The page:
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A tough Ofsted but school going in right direction
12:00pm Friday 8th March 2013 in News
THE headteacher of one of Malvern’s largest schools says it is moving in the right direction after an Ofsted report called for widespread improvement.
The schools watchdog will today (Friday) publish findings from its latest inspection of Dyson-Perrins CE Academy.
Judging the school “requires improvement”, lead inspector Lisa Fraser raised concerns students are not making enough progress and teaching, while never inadequate, could improve in-many areas.
However she also noted pupils’ academic achievement and GCSE performance has improved steadily over the lastthree years, teaching in certain subjects is outstanding and students are safe well-behavedandsafe.
Headteacher David Griffin said a new, tougher Ofsted framework meant inspectors had not been able to give the school full credit-for its progress since its last inspection in December 2010.
The grade three rating the 749- pupil school attained this time around would have seen it labelled “satisfactory” before the goalposts were shifted last year.
Mr Griffin said it was important people realised the latest report did not signify a return to the “special measures” Dysons was surprisingly placed into back in 2009 after an inspection which education chiefs at Worcestershire County Council labelled “harsh”.
“Under the new framework, inspectors were, unfortunately, unable to give full credit to our school’s improvement since the last inspection, such as our 5+ A* to C grades being the best among the state schools of Malvern,” he said.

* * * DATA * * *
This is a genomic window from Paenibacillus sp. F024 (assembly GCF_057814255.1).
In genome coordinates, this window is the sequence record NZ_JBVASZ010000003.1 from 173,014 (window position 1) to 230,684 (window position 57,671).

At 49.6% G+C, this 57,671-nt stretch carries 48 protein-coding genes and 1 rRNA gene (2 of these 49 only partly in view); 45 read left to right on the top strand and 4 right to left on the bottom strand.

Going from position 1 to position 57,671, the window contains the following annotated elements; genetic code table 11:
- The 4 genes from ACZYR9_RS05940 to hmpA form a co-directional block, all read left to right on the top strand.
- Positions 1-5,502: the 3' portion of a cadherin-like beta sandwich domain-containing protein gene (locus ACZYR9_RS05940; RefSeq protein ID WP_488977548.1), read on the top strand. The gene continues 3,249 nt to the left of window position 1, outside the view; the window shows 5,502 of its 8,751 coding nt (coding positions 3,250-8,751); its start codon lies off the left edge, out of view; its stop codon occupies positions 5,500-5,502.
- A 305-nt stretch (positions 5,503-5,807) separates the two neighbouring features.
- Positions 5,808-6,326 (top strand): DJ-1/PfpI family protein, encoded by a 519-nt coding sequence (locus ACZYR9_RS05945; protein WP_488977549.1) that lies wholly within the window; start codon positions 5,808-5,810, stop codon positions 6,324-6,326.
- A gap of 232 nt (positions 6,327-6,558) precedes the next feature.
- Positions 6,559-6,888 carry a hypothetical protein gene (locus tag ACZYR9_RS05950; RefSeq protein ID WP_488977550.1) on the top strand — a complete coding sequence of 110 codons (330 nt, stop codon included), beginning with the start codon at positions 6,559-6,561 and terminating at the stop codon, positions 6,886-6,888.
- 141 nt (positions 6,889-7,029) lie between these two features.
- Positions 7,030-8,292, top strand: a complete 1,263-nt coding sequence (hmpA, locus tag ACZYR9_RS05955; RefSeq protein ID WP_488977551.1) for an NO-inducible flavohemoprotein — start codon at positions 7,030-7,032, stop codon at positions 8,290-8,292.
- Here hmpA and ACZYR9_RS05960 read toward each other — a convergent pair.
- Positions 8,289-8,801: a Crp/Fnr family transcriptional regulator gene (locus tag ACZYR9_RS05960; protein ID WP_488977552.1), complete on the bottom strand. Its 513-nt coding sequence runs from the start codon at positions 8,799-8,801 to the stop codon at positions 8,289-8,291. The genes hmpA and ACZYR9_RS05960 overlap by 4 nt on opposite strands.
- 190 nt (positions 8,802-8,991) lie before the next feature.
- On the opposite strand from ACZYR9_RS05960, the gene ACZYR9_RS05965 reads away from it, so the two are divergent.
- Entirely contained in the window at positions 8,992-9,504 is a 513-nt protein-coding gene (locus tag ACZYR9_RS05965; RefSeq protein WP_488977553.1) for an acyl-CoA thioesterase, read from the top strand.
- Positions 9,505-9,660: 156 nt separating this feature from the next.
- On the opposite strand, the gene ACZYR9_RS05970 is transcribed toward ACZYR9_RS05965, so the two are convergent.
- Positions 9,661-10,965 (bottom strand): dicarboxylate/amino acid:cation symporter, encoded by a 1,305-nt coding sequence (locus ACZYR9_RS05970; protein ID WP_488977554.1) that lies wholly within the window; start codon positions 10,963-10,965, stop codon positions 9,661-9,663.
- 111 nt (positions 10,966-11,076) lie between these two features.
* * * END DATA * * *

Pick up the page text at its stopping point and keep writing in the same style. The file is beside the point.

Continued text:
“We are delighted attainment is in line with national expectations and students’ behaviour is good.
“The bar has been raised under the new Ofsted framework and our school is already working on areas to improve.”
In her report, Mrs Fraser states: “Although results are now in line with that expected nationally, given students’ starting points, they are not making as-much-progress as they could.”
But she also notes that school leaders have taken “robust action” to improve teaching by tackling under-performance, and that ideas brought in by several “strong” new senior staff appointments over the last year have not yet had chance to make an impact on results.
ABOUT THE SCHOOL
Dyson Perrins CE Academy is smaller than the average secondary school, with specialist status for sport.
It converted to become an academy school in February 2011 and meets government minimum standards for students’ attainment and progress.
HOW IT RATED:
Attainment of pupils: 3 (requires improvement) Quality of teaching: 3 Behaviour and safety of pupils: 4 (good) Leadership and management: 3
WHAT IT DOES WELL:
The proportion of students gaining five or more GCSEs at grades A*-C, including English and maths, has risen steadily over the last three years.
There is some outstanding teaching in religious education, English and PE.
Behaviour and safety are good, students show respect for each other and teachers.
WHAT IT MUST IMPROVE:
Improve the quality of teaching, particularly in maths, to at least “good” by ensuring work matches pupils’ needs, encouraging students to respond to feedback and sharing best practice across subjects.
Improve effectiveness of leaders and managers by ensuring the curriculum meets specific needs and evaluating the impact of specific initiatives and making adjustments if necessary.